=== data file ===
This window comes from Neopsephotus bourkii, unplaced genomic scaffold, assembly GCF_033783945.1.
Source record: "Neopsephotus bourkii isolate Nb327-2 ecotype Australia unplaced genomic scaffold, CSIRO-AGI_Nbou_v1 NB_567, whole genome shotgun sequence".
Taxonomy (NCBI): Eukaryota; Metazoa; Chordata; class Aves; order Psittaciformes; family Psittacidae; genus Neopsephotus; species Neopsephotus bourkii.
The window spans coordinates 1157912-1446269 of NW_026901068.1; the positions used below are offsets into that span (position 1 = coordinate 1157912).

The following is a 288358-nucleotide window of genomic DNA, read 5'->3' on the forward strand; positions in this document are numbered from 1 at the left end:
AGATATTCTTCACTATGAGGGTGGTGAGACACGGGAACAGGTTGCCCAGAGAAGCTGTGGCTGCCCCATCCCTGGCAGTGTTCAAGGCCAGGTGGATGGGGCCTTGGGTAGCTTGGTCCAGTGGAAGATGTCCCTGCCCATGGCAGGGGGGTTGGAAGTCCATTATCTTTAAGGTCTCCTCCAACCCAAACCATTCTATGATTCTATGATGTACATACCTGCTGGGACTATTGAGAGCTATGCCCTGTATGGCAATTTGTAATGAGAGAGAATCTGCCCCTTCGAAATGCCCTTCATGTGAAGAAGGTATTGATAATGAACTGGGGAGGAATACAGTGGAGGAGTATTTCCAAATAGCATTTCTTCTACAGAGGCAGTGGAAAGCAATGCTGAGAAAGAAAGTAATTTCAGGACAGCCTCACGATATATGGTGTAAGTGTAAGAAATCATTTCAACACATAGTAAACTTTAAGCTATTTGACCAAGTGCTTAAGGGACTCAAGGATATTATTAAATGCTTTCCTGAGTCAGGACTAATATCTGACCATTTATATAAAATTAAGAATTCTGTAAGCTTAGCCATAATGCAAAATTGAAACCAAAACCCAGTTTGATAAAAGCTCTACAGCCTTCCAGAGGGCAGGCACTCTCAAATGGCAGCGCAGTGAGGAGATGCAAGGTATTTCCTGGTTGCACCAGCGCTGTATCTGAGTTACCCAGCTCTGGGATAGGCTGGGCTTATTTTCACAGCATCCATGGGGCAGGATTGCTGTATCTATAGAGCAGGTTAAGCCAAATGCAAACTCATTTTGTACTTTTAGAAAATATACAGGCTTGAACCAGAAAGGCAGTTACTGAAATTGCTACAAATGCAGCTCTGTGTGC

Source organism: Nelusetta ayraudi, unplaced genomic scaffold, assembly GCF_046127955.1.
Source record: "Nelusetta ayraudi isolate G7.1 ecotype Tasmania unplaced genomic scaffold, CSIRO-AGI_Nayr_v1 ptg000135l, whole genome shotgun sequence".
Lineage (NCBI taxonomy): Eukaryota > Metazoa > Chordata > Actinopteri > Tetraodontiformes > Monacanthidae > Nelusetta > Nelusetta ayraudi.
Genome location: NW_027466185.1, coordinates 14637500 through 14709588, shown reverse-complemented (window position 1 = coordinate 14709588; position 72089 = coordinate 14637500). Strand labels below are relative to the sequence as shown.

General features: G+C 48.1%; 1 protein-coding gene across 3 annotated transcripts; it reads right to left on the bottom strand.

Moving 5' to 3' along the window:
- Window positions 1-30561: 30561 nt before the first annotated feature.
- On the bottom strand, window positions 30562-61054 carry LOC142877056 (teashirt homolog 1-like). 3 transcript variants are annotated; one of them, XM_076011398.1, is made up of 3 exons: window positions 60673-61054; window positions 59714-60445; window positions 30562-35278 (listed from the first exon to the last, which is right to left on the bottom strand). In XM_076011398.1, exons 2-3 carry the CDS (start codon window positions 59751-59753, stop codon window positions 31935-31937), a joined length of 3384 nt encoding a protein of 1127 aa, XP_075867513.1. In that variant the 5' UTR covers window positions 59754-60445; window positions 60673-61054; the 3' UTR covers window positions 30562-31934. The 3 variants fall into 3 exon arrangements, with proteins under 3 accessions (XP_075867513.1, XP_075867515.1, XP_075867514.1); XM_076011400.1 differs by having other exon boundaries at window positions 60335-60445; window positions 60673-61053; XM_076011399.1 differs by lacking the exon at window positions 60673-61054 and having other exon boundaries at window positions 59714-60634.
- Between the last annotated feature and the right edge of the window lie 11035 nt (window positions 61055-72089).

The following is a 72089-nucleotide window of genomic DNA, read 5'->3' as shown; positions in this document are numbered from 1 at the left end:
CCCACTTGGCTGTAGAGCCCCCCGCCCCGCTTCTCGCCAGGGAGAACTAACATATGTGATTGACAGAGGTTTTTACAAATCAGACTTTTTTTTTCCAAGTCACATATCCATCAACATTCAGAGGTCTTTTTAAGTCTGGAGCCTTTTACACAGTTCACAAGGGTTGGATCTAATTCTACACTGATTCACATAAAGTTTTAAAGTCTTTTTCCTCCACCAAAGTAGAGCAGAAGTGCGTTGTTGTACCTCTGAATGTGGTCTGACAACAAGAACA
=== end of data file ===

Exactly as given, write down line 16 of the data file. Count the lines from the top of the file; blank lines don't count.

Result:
The following is a 72089-nucleotide window of genomic DNA, read 5'->3' as shown; positions in this document are numbered from 1 at the left end: